The research and lab building at Louisiana State University is located on an interesting site. Live oak trees line the perimeter of Tower Drive. The growth of these trees over time and preservation efforts dictated an additional setback of 10’ to the building’s edge. In the future, new buildings will be set back to align with the new science building, creating an intermediary space between the street, pedestrian pathway, oak trees and buildings. The prioritization of these site elements also dictated the arrangement of the building and the articulation of the façade. Labs look over the oaks and reinforce the orientation as well as potential interior program development. Filtered fume hoods were selected as a means of sustainable design initiatives and are integrated into teaching labs to encourage future adaptability within programmatic distribution between Biology and Chemistry disciplines. Additional façade studies are influenced by performance strategies. The building itself has a 30% glazing ratio. Terra cotta louvers are used as shading devices and tie into the contextual surroundings while utilizing a contemporary façade material.
Phase 2 of the Boston College Service Building is a renovation of a central heating plant to create teaching lab and classroom spaces for juniors and seniors. The 15,000 SF renovation will convert the garage and west wing sections into facilities maintenance, offices and student learning spaces. Many of the challenges faced by the design team include existing damaged structure with no additional load capacity, low ceilings, locations of campus wide service spaces and many unknown factors that influence requirements of extensive exploratory efforts. One of these challenges includes the relocation of 4 boiler vents through multiple floors within extremely tight constraints. It is through these initiatives that the project also celebrates the theme of sustainability and repurposing instead of demolishing and rebuilding. The design team continues to focus on articulating future occupational and growth potentials, as well as upgrading MEP systems to support future lab space renovations.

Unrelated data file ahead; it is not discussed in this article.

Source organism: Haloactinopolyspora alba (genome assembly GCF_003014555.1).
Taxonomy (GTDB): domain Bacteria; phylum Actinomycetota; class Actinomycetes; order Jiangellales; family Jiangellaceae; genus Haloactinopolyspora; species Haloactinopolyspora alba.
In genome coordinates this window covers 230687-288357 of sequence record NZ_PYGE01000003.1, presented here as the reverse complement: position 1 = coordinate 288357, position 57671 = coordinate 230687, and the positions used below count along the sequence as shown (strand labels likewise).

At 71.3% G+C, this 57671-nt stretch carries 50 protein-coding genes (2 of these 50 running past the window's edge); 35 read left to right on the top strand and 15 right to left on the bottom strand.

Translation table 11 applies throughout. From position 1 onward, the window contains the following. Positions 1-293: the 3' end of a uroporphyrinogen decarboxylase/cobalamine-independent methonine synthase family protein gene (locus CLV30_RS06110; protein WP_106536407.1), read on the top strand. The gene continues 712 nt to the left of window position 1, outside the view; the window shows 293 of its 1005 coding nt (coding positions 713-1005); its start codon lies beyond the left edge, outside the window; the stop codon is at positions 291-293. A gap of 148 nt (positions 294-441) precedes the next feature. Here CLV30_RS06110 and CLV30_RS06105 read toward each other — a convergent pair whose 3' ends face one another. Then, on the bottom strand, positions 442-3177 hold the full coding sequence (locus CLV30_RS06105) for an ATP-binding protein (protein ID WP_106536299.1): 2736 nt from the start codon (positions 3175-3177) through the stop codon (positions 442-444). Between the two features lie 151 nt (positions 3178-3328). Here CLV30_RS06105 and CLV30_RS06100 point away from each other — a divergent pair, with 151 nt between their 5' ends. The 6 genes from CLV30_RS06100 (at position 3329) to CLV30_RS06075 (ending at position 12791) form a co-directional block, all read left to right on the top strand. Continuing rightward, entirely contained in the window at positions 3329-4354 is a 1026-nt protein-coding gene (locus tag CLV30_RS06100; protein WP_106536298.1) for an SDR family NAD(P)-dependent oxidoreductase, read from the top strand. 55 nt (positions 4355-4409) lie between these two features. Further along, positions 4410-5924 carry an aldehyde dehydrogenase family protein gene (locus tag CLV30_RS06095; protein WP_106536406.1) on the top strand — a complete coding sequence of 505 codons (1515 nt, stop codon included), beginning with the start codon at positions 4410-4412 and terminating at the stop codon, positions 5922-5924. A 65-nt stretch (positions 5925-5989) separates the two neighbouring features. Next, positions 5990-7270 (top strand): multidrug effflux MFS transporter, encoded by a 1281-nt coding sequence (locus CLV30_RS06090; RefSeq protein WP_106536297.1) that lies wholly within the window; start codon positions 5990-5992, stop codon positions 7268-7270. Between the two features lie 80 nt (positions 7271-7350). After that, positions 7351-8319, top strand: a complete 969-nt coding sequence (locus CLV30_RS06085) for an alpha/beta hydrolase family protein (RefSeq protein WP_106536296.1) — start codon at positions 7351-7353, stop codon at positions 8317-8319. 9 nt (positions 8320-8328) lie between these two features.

The New Science Building at the University of North Carolina at Charlotte will be a 130,000 SF center for education and research for the biology, chemistry and physics departments. The campus has adopted a Georgian architectural style, resulting in a strictly prescribed exterior façade strategy and site condition. The double-loaded corridor of the south wing gains relief by means of a series of classroom entry “nodes,” at the end of which are student gathering spaces. Rigorous design strategies like transoms and large exterior punched openings result in natural light permeating through the double loaded corridor. The generous proportion of glazing on the exterior provides relief to interior lighting strategies and creates pleasant spaces for occupants. With over 160 fume hoods placed throughout the building, it was important to specify the most efficient system possible. The current systems are high efficiency traditional fume hoods that turn off when not in use. The team worked to maintain design strategies that will ensure sustainable energy usage.
The unique site of this waterfront facility for the Woods Hole Oceanographic Institute expands upon the idea of what a high-performance building can be. The glass façade denotes the new public exhibition space while brick along the research-oriented spaces ties into the contextual historic surroundings. A folded roof plane plays with the idea of an iconic element independent of the vernacular. The building is designed to adapt to changing climatic conditions. Sea level rise being inevitable, the resilient incorporates flood proofing considerations wrapping the exterior and also the ability to raise the floor level in the future to accommodate changing conditions. These forward-thinking initiatives increase the life cycle of the building. Building systems are net zero ready to potentially offset electric use in the building with air cooled heat exchangers.
The articulation of high performance design requires a constant loop of design, feedback, study and research. These projects build upon each other and inspire the next project’s development. Through the iterative design process and dialogue between performance goals, occupational flexibility and a richness of façade strategies, the built environment can be efficient and articulate a level of high design that reorients the expectations of sustainable approaches.
Check out these previous posts in this series!
Design Week Series #1: Surgical Moves in Architecture
Design Week Series #2: Designing Buildings as an Extension of Their Surroundings
Design Week Series #3: Unique Features and Challenges